No, my defensiveness is different. I’m not concerned about people taking my sickness seriously enough – probably because everyone has always taken it too seriously for my liking. I feel prickly about losing who I was before the sarcoidosis. Many people in my life –my fellow Mommies at gymnastics, included – have only known me post-sarcoidosis and post-prednisone therapy: bloated, fat, perpetually tired, constantly sick. All it takes is one off-hand “really?” to make my throat constrict, to make me feel as though I am shackled to my illness, as if the “real me” is lost forever in the folds of flesh and fatigue that limit me.

I think the underlying cause of defensiveness in the chronically ill – whether it’s about actually being sick or about being able to do the splits – is really about worth. Sickness makes you question your place in your family, your place at work, your place in your community, your place with yourself. Are you still a mother if you’re too exhausted to cook dinner? Are you still employed if you miss weeks of work for treatment? Do you still have value even though you’re tired, sick, miserable, and feel like you can’t go one more step? What are you worth, now that your lungs don’t function properly, or your heart beats erratically, or your nerves are dead?

My sense of worth has always been external. I derive a large piece of my identity from what I do and what I produce. I think most of us do. For me, being a writer has meant writing – finishing articles or books, teaching classes, publishing. The activities I most enjoyed like hiking or cycling could also be externally measured. I could think of myself as an athletic person because I hiked twenty miles or kayaked for a hundred. Even the more nuanced aspects of my character had external validation. I thought of myself as an explorer and a traveler – mainly because I lived abroad and also because I traveled voraciously to remote locations. Illness took away many of my markers of success. I had to give up exciting writing projects; I gained a lot of weight and couldn’t hike twenty miles; my health demanded I stay close to a major medical center and not go traipsing around Burma anymore.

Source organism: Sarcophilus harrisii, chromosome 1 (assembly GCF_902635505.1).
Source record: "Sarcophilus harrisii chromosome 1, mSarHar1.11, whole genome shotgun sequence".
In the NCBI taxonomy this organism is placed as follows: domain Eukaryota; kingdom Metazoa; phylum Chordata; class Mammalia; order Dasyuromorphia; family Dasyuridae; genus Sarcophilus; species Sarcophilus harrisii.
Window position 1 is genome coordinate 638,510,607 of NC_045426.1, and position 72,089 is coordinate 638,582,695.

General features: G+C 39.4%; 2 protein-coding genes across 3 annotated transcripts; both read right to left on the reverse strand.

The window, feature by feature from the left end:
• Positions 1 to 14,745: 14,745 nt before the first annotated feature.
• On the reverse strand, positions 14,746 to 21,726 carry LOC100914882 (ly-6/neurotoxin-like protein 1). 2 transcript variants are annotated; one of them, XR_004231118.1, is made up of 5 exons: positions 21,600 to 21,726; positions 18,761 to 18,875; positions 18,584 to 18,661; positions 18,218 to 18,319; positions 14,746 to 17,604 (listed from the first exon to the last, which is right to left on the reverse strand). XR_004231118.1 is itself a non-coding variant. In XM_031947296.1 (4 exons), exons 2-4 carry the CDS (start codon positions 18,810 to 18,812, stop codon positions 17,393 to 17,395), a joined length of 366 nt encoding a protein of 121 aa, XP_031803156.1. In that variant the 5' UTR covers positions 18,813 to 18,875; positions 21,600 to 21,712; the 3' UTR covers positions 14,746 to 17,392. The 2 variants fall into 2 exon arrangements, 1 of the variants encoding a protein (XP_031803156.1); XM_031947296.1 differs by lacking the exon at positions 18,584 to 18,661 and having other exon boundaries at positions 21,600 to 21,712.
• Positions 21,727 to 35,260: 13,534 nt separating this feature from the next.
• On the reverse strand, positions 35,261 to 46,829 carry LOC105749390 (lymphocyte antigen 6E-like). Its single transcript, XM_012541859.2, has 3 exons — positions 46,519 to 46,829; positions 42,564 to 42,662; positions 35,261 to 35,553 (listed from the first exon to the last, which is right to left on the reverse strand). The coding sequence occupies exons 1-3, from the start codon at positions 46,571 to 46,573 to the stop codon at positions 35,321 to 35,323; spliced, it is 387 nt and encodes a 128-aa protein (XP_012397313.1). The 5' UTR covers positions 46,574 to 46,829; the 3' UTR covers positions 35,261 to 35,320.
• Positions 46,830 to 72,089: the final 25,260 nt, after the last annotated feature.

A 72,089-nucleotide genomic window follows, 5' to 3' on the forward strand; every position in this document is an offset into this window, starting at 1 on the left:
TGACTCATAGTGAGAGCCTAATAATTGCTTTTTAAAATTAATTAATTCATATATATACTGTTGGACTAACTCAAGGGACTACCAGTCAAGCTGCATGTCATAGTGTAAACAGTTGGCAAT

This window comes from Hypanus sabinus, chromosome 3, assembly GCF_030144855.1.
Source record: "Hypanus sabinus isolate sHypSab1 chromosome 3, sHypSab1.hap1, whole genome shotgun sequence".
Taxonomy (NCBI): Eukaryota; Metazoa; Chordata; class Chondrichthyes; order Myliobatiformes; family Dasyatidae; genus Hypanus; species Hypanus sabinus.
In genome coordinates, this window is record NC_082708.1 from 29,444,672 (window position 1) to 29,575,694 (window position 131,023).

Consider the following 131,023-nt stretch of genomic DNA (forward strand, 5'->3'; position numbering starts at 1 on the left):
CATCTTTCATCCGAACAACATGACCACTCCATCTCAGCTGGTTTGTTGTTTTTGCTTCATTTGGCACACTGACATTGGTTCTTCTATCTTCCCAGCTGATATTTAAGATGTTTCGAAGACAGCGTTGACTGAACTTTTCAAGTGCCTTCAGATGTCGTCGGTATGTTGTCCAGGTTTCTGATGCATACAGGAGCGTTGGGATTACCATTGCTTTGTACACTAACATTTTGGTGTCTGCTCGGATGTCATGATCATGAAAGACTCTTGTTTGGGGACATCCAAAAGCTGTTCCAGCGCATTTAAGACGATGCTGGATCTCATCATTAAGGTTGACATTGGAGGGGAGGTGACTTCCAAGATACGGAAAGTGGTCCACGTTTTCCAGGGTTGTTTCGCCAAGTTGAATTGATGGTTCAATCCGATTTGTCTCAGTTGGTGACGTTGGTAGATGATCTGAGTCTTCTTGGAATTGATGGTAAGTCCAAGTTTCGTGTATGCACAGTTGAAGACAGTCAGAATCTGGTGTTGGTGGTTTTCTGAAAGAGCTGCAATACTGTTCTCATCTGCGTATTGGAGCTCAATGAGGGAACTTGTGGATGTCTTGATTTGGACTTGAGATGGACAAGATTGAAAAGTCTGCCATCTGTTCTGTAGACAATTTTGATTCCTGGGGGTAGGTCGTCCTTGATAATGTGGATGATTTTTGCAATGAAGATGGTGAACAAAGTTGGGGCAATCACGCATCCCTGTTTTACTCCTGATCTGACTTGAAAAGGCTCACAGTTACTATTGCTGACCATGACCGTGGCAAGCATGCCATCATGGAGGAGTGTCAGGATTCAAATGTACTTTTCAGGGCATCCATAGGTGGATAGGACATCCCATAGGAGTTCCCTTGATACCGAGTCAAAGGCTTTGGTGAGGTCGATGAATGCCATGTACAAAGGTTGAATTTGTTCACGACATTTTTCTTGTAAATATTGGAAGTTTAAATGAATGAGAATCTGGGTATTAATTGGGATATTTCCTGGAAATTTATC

I am in the throes of reworking my identity, of finding an internal compass. I am writer who doesn’t necessarily have the capacity to write every day. I have an athlete’s heart and drive, but I turn that intensity to fighting my disease. I am an explorer, but, right now, I discover the hidden in the everyday. The only problem is that sometimes, I rear into the old self-definitions, and the question of something as trivial as my flexibility causes me to spiral into a cycle of questioning and self-doubt.

I recently had to see a podiatrist about a stress fracture in my foot. As I usually do when I see doctors, I rambled on about how much prednisone weight I’ve recently gained. It’s almost as if I am telling them, “Look, I’m not this overweight, sick person. I’m really someone else underneath it all.” He listened quietly, and then said, “Well, there’s really not much you can do about that. You’ve had some bad luck.” And something infinitesimal shifted inside me. There’s not really much I can do. This is who I am. If the world doesn’t like me and doesn’t see my capabilities, what can I do? But I need to see myself and remember how strong I really am.

Or else I could just tackle people.

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Cutting Out

October 23, 2006 at 11:24 am (Uncategorized)